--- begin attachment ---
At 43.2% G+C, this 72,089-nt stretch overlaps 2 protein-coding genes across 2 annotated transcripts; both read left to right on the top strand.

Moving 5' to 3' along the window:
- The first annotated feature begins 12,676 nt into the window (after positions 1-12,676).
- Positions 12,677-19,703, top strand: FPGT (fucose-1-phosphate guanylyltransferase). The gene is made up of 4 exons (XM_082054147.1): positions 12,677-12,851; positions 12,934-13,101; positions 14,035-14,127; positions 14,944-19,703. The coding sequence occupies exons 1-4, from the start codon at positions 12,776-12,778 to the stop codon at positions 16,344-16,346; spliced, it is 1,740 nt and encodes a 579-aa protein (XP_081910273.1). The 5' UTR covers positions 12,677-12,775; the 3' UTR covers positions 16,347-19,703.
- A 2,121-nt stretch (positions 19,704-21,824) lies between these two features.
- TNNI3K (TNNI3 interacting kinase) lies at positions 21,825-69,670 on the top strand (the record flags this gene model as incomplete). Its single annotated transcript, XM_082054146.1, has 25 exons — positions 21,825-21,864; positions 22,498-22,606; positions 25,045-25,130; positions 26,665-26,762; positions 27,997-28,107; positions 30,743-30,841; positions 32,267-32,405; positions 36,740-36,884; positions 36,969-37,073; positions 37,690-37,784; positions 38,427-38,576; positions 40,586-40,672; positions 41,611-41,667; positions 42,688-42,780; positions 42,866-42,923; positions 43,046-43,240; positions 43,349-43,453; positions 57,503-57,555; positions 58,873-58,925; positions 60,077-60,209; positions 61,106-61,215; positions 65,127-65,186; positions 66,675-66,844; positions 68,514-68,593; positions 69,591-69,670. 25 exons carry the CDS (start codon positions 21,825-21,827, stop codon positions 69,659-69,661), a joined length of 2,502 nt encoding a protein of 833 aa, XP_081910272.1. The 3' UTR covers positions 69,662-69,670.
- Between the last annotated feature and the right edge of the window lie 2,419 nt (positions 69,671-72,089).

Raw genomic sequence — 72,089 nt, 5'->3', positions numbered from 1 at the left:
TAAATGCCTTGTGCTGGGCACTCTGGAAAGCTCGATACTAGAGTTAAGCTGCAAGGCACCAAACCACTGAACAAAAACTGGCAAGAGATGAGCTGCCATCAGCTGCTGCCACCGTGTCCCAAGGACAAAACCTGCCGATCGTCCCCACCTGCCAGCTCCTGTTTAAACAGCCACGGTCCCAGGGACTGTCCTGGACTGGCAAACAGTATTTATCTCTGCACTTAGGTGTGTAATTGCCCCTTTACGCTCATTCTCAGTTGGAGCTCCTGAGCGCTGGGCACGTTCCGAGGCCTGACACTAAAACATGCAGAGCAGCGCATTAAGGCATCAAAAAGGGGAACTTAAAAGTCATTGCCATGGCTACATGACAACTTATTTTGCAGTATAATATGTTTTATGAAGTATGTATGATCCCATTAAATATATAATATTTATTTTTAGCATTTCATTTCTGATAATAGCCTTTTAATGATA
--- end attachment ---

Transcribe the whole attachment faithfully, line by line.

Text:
At 43.2% G+C, this 72,089-nt stretch overlaps 2 protein-coding genes across 2 annotated transcripts; both read left to right on the top strand.

Moving 5' to 3' along the window:
- The first annotated feature begins 12,676 nt into the window (after positions 1-12,676).
- Positions 12,677-19,703, top strand: FPGT (fucose-1-phosphate guanylyltransferase). The gene is made up of 4 exons (XM_082054147.1): positions 12,677-12,851; positions 12,934-13,101; positions 14,035-14,127; positions 14,944-19,703. The coding sequence occupies exons 1-4, from the start codon at positions 12,776-12,778 to the stop codon at positions 16,344-16,346; spliced, it is 1,740 nt and encodes a 579-aa protein (XP_081910273.1). The 5' UTR covers positions 12,677-12,775; the 3' UTR covers positions 16,347-19,703.
- A 2,121-nt stretch (positions 19,704-21,824) lies between these two features.
- TNNI3K (TNNI3 interacting kinase) lies at positions 21,825-69,670 on the top strand (the record flags this gene model as incomplete). Its single annotated transcript, XM_082054146.1, has 25 exons — positions 21,825-21,864; positions 22,498-22,606; positions 25,045-25,130; positions 26,665-26,762; positions 27,997-28,107; positions 30,743-30,841; positions 32,267-32,405; positions 36,740-36,884; positions 36,969-37,073; positions 37,690-37,784; positions 38,427-38,576; positions 40,586-40,672; positions 41,611-41,667; positions 42,688-42,780; positions 42,866-42,923; positions 43,046-43,240; positions 43,349-43,453; positions 57,503-57,555; positions 58,873-58,925; positions 60,077-60,209; positions 61,106-61,215; positions 65,127-65,186; positions 66,675-66,844; positions 68,514-68,593; positions 69,591-69,670. 25 exons carry the CDS (start codon positions 21,825-21,827, stop codon positions 69,659-69,661), a joined length of 2,502 nt encoding a protein of 833 aa, XP_081910272.1. The 3' UTR covers positions 69,662-69,670.
- Between the last annotated feature and the right edge of the window lie 2,419 nt (positions 69,671-72,089).

Raw genomic sequence — 72,089 nt, 5'->3', positions numbered from 1 at the left:
TAAATGCCTTGTGCTGGGCACTCTGGAAAGCTCGATACTAGAGTTAAGCTGCAAGGCACCAAACCACTGAACAAAAACTGGCAAGAGATGAGCTGCCATCAGCTGCTGCCACCGTGTCCCAAGGACAAAACCTGCCGATCGTCCCCACCTGCCAGCTCCTGTTTAAACAGCCACGGTCCCAGGGACTGTCCTGGACTGGCAAACAGTATTTATCTCTGCACTTAGGTGTGTAATTGCCCCTTTACGCTCATTCTCAGTTGGAGCTCCTGAGCGCTGGGCACGTTCCGAGGCCTGACACTAAAACATGCAGAGCAGCGCATTAAGGCATCAAAAAGGGGAACTTAAAAGTCATTGCCATGGCTACATGACAACTTATTTTGCAGTATAATATGTTTTATGAAGTATGTATGATCCCATTAAATATATAATATTTATTTTTAGCATTTCATTTCTGATAATAGCCTTTTAATGATA